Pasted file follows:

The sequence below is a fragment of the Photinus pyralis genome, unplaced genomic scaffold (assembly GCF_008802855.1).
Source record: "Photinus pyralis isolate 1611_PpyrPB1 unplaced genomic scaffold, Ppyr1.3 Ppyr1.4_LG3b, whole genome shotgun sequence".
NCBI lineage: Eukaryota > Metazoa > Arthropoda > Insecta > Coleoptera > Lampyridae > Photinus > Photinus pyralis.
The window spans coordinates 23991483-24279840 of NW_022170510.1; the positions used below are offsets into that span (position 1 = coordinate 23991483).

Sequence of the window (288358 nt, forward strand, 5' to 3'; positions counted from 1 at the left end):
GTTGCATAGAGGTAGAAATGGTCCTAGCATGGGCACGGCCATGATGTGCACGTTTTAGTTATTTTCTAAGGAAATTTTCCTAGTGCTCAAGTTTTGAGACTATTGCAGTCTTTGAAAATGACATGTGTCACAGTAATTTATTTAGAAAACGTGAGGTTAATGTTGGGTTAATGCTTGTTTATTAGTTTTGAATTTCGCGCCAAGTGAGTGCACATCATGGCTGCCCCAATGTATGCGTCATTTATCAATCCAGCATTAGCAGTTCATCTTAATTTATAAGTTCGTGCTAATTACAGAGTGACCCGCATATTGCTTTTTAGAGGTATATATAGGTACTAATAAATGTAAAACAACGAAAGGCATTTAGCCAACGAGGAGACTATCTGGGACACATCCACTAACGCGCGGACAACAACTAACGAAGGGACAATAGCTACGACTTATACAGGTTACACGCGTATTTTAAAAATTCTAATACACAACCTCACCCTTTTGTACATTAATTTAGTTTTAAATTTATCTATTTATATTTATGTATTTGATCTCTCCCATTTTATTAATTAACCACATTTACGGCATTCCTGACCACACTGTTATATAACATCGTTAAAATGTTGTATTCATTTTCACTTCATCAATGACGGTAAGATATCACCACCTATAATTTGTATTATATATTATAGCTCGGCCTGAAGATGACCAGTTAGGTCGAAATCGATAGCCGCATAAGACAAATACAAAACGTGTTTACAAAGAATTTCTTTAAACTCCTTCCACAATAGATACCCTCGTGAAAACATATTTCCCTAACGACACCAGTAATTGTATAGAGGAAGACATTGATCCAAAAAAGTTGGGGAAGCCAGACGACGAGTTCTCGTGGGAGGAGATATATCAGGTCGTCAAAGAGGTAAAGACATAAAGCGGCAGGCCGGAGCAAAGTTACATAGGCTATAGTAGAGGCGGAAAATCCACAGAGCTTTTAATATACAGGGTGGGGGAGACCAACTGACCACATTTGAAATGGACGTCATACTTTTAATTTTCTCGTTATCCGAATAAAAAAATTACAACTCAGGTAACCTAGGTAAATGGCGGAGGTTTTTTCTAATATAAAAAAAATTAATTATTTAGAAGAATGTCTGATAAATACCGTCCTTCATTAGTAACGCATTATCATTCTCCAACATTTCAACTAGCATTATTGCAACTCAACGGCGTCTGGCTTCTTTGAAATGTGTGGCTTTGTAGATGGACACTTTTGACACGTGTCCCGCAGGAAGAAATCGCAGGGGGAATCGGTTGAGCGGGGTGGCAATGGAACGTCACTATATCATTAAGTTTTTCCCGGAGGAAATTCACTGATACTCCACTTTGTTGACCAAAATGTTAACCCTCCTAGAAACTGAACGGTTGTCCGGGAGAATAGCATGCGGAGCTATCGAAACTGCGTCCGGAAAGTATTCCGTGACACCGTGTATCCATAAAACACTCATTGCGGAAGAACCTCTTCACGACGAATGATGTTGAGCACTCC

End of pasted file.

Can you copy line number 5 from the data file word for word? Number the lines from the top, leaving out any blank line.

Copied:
Sequence of the window (288358 nt, forward strand, 5' to 3'; positions counted from 1 at the left end):